Joanne Palmer: New rules for an uncool mom |

Joanne Palmer: New rules for an uncool mom

Joanne Palmer

In 1989, Joanne Palmer left a publishing career in Manhattan and has missed her paycheck ever since. She is a mom, weekly columnist for the Steamboat Pilot & Today, and the owner of a property management company, The House Nanny. Her new book "Life in the 'Boat: How I fell on Warren Miller's skis, cheated on my hairdresser and fought off the Fat Fairy" is now available in local bookstores and online at or

— I have my life back, and I don't want it.

Let me explain.

My son, the child formerly known as Peter, has morphed into a teenager and doesn't need me anymore. He prefers hanging out with his peeps instead of me. One day, he informed me, "Mom, it's not cool to be seen with you at health and rec anymore." He just lobbed this comment into the conversational waters without any warning, without so much as offering me a tissue to dab the tears from my eyes.

"What?!" I said. "We can't go to health and rec?"

"No," he replied emphatically. "And we can't go to lunch at Lyon Drug Store, either."

"What?!" I said. "No more egg salad sandwiches on toasted sourdough bread?" This sandwich has been a staple of our existence, an almost weekly ritual for as long as I can remember. We had the same sandwich except Peter ate my pickle, and I tried to swipe his potato chips when he wasn't looking.

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"Let me put it this way," he said. "We can not be seen downtown together."

"What?!" I said.

I offered to wear a disguise, but he would not budge. After much discussion, he finally consented to go to one restaurant with me. It is not downtown. However, I can not disclose the name or the location for fear that will render it off limits.

I am no longer a parent. I am an ATM and a chauffeur. Period.

I know. I know. I know all about this separation stuff and that this is a natural phenomenon like alpenglow, and that I should celebrate the natural order of things. I know. I know. I was the same way as a teenager, and when he was an infant, everyone warned me this would happen. It would all go by too fast to appreciate every minute, which I did. But here's what all the advice-givers forget to mention: If you appreciate every minute, don't you miss those minutes when they are gone?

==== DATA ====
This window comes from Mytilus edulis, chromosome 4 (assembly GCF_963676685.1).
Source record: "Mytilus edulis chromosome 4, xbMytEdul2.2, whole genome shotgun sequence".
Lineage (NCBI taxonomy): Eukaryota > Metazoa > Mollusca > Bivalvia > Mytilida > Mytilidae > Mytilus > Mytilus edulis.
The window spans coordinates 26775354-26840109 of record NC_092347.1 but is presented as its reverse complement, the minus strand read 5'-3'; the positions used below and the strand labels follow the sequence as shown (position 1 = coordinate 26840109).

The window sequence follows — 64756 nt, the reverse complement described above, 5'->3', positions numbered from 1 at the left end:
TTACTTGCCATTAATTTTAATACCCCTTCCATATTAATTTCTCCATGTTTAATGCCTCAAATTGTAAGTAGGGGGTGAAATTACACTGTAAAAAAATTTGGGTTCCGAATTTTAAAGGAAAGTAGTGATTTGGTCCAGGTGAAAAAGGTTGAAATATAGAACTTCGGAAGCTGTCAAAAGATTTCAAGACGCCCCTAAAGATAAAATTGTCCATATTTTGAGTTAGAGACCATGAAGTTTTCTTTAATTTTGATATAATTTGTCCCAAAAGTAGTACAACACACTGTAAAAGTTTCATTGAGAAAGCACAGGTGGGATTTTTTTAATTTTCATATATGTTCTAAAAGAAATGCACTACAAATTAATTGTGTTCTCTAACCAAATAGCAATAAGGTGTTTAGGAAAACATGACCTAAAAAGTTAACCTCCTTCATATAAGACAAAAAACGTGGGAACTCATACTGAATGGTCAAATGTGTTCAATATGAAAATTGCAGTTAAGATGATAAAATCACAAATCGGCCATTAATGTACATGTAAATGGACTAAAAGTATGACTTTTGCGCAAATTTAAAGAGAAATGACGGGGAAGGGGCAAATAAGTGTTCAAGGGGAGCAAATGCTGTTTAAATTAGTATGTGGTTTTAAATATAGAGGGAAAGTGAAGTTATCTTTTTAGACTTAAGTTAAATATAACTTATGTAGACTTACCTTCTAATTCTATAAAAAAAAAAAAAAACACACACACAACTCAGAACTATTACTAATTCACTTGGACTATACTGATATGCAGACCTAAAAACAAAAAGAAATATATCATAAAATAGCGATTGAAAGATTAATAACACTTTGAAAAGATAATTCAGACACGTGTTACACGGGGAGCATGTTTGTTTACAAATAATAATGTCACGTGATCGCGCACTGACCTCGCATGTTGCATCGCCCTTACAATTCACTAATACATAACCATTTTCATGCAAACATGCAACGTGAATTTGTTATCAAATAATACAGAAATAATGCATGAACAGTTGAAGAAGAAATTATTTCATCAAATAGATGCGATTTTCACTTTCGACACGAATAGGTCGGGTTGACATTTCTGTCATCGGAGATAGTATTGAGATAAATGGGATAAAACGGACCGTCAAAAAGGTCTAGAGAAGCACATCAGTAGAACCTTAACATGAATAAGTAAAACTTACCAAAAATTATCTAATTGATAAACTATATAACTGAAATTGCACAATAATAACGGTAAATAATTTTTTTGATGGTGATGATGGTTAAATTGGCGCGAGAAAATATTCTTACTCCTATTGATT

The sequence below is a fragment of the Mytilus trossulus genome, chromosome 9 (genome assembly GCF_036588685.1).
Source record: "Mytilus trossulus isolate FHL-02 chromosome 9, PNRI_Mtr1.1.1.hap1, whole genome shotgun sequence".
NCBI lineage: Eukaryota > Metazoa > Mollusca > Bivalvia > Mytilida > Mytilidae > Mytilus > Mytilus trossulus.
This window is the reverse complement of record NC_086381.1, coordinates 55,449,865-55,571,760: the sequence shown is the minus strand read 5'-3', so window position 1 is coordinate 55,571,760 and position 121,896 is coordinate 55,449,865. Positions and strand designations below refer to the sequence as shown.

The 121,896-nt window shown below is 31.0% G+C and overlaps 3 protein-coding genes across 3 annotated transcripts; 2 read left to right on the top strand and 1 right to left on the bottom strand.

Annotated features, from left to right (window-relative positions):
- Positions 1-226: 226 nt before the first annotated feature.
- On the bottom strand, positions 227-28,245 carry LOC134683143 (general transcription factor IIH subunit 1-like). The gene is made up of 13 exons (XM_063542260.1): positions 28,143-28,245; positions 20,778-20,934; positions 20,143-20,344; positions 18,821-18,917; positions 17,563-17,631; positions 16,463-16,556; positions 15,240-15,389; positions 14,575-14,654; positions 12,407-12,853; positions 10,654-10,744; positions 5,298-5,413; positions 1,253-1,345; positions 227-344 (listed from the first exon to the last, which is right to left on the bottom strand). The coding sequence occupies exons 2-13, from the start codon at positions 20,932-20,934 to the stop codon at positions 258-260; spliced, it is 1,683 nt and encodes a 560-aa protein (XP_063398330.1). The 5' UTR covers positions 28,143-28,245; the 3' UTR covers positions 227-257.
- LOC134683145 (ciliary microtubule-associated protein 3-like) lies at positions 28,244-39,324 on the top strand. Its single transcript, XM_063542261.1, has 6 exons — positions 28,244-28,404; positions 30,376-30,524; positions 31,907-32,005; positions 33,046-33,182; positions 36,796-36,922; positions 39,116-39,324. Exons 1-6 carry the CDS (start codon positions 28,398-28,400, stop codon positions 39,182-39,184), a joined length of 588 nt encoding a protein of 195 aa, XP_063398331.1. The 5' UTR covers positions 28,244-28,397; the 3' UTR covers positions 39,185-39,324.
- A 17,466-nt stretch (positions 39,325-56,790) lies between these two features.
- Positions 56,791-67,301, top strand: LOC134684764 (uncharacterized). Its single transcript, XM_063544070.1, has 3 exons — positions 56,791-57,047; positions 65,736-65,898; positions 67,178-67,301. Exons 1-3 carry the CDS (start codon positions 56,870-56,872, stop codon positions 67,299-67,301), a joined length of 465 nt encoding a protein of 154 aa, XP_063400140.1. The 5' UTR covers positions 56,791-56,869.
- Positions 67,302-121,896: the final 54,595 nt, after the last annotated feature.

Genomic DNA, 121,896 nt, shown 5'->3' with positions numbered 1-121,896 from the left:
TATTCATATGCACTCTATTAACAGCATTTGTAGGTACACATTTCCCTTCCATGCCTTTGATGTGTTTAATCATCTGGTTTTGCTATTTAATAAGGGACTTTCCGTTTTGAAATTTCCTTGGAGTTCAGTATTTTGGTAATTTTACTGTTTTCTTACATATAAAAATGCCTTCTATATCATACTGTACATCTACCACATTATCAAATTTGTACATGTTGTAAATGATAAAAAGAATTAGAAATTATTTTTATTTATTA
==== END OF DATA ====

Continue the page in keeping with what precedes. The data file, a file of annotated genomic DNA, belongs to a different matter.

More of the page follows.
There are no diapers to change, no little hand to hold, no shoes to tie. The thing I miss most is knee hugs — those times when I would pick him up from day care and he would run as fast as his pudgy legs could go and throw his arms around my knees.

Those days are over.

How to cope?

I tried to rent one of his friends. Crazy, I know. But it just popped out of my mouth. Peter was out of town, and I missed him so much that I asked one of his friends if I could rent him for the afternoon. Mostly, it was a joke, but if he had taken me up on it, I probably would have done it.

I confess I call his cell phone. I don't call in the hopes he will answer because he will not. He only responds to texts. I call because his voice mail still has his baby voice on it. The voice he had before he starting getting hair on his legs and wisps of hair underneath his nose.

The deep voice he has now only says things like: "I'm hungry." "I need new shoes; they cost $150." The voice gives me many of the same edicts I used to issue. On the rare occasions he relents to go somewhere with me, he gives me the following instructions in the car: "Do not embarrass me. Do not hug me in front of my friends. Do not wear a fanny pack. Do not sing."

I was not aware of all of my shortcomings until he pointed them out. Granted I might warble a little in the car if a song comes on that I like, but I would hardly classify that as singing. More like squawking.

When school starts, my chauffeur duties will be in high demand, and I will have six or seven minutes of quality one-on-one time with the child, formerly known as Peter, in the car.

I can't wait.

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